The strategy has been tried and tested in Bosnia and Kosovo, an area where an Ottoman seed had been planted centuries earlier. Turkey has taken advantage of the region’s Muslim identity, exploiting the Bosnian cause for its own expansionist agenda, using ethnic Albanians in Serbia and Kosovo to further destabilize the region.

It is now targeting eastern Greece while seeking to destabilize northern and northwestern Greece through Albania and the Republic of North Macedonia.

It has also invaded Syria (a humanitarian disaster) and sows turmoil in Germany, where ethnic Turks represent 5% of the population.

In Cyprus, the idea is (was) to create a confederate state for the Turkish ethnic minority.

Imagine dissolving a sovereign state on behalf of an ethnic minority. Talk about maximalism / imperialism.

(Can you imagine Turkey setting up a Turkish confederate state in Germany?)

Caught between the sea and an aggressor, Cyprus seeks help, trying to make the most of a bad situation, but things gradually get worse. Turkey increases the pressure in due course and does not want a confederate state anymore. He threatens to partition / annex the occupied area, blaming Cyprus for the turn of events, and the world nods because he has bigger problems to fear.

Unfortunately, we have to blame ourselves to a large extent. This is what happens when you twist the problem from the start. We call our situation the Cyprus problem, describing it as such to the international community: the Cyprus “problem”, as if it were an exercise in algebra. (Wanted: political prowess!)

Forgive me, but this is the Invasion from Cyprus. the Occupation from Cyprus.

Cypriots, on the whole, do not pay attention to these details. We believe that words don’t matter, that international politics is a game of justice that will serve our interests. We wallow in the warmth of the quagmire of familiarity, sleeping in a blissful slumber, feeding the endemic corruption of the island, living the lie, imagining Cypriot utopias – golden passports, alignment with non-Western powers, plus a number other “ smart ” schemes, depending on who is in charge. Rest assured, all political parties are accomplices and responsible, each on their own. They peddle nonsense, fairy tales in which the goods of the world will someday fall from the sky, provided that we scratch our backs and kick the box again. Utopia is on everyone’s mind, underscored by a leviathan public sector that employs half the workforce, vying to take care of everyone because that’s what we’re doing here: taking care of everyone, or pretend.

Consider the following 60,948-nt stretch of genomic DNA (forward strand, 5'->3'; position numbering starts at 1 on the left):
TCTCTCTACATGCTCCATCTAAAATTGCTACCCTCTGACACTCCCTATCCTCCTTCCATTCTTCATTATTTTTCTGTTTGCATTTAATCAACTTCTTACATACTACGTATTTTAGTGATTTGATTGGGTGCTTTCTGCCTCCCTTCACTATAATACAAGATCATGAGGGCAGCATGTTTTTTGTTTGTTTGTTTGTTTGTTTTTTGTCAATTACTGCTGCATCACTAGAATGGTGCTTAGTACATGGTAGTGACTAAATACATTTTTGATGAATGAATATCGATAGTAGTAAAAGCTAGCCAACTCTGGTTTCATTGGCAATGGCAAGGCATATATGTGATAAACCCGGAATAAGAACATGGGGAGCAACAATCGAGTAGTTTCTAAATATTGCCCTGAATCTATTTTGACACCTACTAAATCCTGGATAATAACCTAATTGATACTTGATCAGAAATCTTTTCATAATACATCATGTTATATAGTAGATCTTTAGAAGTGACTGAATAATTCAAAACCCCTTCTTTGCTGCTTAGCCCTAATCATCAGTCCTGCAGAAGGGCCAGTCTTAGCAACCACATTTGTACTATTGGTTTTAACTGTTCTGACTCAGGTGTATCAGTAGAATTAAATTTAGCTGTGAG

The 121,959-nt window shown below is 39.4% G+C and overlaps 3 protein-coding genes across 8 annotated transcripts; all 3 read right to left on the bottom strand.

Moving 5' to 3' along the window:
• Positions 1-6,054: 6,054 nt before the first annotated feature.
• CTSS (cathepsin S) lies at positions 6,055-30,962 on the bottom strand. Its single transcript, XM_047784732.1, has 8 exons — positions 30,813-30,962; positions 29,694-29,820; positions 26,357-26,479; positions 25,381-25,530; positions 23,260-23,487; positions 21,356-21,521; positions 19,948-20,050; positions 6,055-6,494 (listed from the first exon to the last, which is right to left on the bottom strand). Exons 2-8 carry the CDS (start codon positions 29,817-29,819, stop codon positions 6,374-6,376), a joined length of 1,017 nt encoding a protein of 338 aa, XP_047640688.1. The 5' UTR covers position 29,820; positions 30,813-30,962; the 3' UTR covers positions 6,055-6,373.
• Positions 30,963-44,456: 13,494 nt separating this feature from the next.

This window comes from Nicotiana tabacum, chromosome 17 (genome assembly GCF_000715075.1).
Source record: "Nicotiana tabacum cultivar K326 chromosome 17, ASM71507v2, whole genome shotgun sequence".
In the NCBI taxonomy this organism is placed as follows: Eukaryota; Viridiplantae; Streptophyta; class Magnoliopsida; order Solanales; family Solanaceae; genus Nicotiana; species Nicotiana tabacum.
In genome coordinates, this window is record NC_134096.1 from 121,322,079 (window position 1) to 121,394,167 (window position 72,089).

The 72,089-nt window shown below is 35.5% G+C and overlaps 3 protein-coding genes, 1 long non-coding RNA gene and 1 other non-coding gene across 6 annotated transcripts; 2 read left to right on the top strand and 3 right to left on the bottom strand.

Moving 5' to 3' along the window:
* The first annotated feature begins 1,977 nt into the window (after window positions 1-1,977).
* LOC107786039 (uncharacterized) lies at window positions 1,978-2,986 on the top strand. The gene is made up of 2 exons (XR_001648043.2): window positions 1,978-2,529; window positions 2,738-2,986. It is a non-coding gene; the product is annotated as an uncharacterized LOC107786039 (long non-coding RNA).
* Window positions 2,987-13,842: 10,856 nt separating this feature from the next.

And so on. The Cypriots are promised lies from those responsible, that we swallow hook, line and sinker, desperate to be taken care of.

But utopias turn into onion skins and ashes. The grand narrative is a lie, the result of irrational thinking and crass plots mixed with good old magical (in this case, religious) thinking.

It began in the 1960s, after independence, when the head of the Church, Archbishop Makarios, was elected president for three successive terms, a result with lasting implications. A culture of blind faith and dependence was born, based on promises of absolution. The attitude of the Church rubs off on the mechanism of the nascent administration, shaping the functioning of the State (dys) henceforth.

Cyprus has since been ruled in a way that promises salvation in the “hereafter”, that is, later, what its subjects can achieve if they make contributions and have blind faith. and patience in this life.

This is how Cyprus ended up living pretending. Voters vote for those who promise them unicorns and favors, stays and absolution. No matter the efficiency, the responsibility, the raw reality. “Take care of me, pull some strings, I want a piece of pie, a slice of heaven.” Let’s eat while supplies last, and who asks!

To be fair, not everyone is like that. Many of us are, or try to be, standing individuals working on our backs, recognizing the complexity of life while pushing the boundaries, but many others do not. The majority believe in a system of favors and rights, rattling canisters and blind faith, hoping that the Cyprus problem will be resolved in our favor because it is the right thing to do.

And then we wonder why Turkey is wiping the ground with our diplomacy, the occupied zone a little closer to annexation. Why is our state failing, our problems recycled at will.

And here we are, ladies and gentlemen. Cypriot stuffing in all its glory.

Not funny when you think about it.


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About Eleanor Blackburn